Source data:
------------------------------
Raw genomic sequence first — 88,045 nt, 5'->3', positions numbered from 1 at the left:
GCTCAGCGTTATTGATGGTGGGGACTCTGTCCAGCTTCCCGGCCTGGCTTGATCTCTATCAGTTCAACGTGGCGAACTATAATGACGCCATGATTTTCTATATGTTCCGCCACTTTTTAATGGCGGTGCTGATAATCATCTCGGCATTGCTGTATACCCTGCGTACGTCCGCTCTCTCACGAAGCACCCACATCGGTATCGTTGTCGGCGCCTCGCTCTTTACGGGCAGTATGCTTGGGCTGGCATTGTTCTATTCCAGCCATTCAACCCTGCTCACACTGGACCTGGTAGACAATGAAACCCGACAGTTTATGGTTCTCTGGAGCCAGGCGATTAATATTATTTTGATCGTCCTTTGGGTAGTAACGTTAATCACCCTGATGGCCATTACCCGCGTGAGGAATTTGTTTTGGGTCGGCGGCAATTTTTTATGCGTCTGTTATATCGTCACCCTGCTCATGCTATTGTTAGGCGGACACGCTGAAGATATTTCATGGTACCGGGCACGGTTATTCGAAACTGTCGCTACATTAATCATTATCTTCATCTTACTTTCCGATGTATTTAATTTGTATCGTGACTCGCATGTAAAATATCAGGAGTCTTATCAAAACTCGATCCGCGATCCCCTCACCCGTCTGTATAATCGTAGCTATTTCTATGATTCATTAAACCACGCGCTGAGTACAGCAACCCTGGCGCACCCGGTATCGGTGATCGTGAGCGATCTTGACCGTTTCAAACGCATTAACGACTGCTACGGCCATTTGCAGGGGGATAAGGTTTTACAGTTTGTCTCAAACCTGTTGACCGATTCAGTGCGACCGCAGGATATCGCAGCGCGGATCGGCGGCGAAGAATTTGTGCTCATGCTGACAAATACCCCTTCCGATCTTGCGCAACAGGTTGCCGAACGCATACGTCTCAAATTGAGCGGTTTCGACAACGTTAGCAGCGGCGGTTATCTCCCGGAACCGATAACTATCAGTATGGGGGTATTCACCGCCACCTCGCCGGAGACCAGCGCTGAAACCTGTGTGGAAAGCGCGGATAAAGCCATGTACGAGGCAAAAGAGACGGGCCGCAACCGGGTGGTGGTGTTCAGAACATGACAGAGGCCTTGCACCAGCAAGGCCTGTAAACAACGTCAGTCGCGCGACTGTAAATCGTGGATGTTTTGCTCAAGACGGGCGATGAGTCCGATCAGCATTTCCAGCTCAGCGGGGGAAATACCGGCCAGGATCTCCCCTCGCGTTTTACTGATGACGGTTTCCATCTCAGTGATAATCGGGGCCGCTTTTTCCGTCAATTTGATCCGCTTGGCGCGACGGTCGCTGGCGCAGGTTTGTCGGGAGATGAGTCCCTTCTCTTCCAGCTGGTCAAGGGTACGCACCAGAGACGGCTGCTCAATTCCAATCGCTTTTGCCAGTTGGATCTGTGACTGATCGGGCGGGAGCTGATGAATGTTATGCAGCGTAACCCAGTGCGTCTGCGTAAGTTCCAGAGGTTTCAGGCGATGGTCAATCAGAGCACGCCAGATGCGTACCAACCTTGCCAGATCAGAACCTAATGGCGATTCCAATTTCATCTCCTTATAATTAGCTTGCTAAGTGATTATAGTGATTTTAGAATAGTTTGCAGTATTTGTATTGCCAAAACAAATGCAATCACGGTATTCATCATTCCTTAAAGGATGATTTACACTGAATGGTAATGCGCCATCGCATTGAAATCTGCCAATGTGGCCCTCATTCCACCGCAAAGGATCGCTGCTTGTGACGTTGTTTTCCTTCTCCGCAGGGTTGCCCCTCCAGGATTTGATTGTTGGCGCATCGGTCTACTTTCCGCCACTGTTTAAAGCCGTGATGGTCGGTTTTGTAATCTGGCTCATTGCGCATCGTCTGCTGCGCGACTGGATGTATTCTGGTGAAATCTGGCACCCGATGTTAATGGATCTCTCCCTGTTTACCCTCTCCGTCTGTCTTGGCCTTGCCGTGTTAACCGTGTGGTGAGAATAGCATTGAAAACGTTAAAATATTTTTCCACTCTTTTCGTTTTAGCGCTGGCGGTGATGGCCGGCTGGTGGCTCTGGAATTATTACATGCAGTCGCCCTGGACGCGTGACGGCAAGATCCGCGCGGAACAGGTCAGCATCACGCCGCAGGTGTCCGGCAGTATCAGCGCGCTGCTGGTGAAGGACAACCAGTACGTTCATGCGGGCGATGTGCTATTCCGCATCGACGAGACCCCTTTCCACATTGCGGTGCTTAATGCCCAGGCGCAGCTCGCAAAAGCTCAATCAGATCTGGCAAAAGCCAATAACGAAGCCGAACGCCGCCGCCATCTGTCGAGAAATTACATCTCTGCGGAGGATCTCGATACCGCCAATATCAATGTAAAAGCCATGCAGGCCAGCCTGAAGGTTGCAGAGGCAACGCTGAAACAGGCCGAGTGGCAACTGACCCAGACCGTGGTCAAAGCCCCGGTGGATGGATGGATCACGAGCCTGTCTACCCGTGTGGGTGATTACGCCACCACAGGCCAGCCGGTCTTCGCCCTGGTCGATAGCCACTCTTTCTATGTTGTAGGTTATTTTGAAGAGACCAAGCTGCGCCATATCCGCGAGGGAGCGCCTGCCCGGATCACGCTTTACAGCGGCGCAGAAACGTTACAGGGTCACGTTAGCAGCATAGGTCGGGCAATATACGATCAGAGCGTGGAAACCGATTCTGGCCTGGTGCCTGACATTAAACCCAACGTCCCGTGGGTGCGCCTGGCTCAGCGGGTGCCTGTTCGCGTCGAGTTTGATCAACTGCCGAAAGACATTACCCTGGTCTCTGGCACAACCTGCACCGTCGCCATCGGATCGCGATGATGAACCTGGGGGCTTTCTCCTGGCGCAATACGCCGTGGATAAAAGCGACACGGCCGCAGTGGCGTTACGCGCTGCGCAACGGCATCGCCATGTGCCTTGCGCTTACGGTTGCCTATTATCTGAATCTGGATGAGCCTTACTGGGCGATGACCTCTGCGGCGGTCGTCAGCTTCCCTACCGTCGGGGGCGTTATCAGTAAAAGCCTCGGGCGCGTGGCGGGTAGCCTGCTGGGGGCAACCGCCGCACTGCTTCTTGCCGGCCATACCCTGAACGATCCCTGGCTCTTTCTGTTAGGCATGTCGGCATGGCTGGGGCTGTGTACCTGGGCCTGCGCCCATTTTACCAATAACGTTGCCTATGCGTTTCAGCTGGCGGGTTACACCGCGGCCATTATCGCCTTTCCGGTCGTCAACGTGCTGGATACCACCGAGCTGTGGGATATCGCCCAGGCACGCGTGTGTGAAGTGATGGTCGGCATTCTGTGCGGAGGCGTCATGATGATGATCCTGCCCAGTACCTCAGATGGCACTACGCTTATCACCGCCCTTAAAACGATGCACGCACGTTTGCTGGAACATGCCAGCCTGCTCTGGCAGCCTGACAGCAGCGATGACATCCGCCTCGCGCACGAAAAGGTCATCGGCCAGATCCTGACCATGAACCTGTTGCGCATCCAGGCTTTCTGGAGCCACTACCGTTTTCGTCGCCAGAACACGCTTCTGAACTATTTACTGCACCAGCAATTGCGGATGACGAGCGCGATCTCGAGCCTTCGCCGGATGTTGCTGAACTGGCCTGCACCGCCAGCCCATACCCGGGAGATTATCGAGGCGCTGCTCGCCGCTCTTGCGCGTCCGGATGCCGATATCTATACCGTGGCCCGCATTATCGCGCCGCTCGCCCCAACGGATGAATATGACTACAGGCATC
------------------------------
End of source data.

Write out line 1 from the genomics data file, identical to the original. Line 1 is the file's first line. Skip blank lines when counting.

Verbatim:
Raw genomic sequence first — 88,045 nt, 5'->3', positions numbered from 1 at the left: